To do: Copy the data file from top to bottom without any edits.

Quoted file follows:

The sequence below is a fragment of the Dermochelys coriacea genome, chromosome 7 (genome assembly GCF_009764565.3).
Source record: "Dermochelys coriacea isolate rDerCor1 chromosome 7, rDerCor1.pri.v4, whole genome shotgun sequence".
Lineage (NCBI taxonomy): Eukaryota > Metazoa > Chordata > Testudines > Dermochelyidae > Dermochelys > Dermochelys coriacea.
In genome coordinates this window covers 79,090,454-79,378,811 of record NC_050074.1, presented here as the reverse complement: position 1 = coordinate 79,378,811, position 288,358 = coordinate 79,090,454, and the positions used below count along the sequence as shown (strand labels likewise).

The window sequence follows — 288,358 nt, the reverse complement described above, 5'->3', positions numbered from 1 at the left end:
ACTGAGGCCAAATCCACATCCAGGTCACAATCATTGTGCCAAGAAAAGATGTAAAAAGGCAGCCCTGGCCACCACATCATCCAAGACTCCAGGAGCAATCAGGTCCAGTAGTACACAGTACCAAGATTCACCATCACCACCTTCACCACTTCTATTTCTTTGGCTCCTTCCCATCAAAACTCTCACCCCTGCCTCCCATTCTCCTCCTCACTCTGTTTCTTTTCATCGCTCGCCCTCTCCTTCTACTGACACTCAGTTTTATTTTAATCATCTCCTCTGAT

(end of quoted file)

The sequence below is a fragment of the Dermochelys coriacea genome, chromosome 7 (genome assembly GCF_009764565.3).
Source record: "Dermochelys coriacea isolate rDerCor1 chromosome 7, rDerCor1.pri.v4, whole genome shotgun sequence".
Lineage (NCBI taxonomy): Eukaryota > Metazoa > Chordata > Testudines > Dermochelyidae > Dermochelys > Dermochelys coriacea.
In genome coordinates this window covers 79,090,454-79,378,811 of record NC_050074.1, presented here as the reverse complement: position 1 = coordinate 79,378,811, position 288,358 = coordinate 79,090,454, and the positions used below count along the sequence as shown (strand labels likewise).

The window sequence follows — 288,358 nt, the reverse complement described above, 5'->3', positions numbered from 1 at the left end:
ACTGAGGCCAAATCCACATCCAGGTCACAATCATTGTGCCAAGAAAAGATGTAAAAAGGCAGCCCTGGCCACCACATCATCCAAGACTCCAGGAGCAATCAGGTCCAGTAGTACACAGTACCAAGATTCACCATCACCACCTTCACCACTTCTATTTCTTTGGCTCCTTCCCATCAAAACTCTCACCCCTGCCTCCCATTCTCCTCCTCACTCTGTTTCTTTTCATCGCTCGCCCTCTCCTTCTACTGACACTCAGTTTTATTTTAATCATCTCCTCTGAT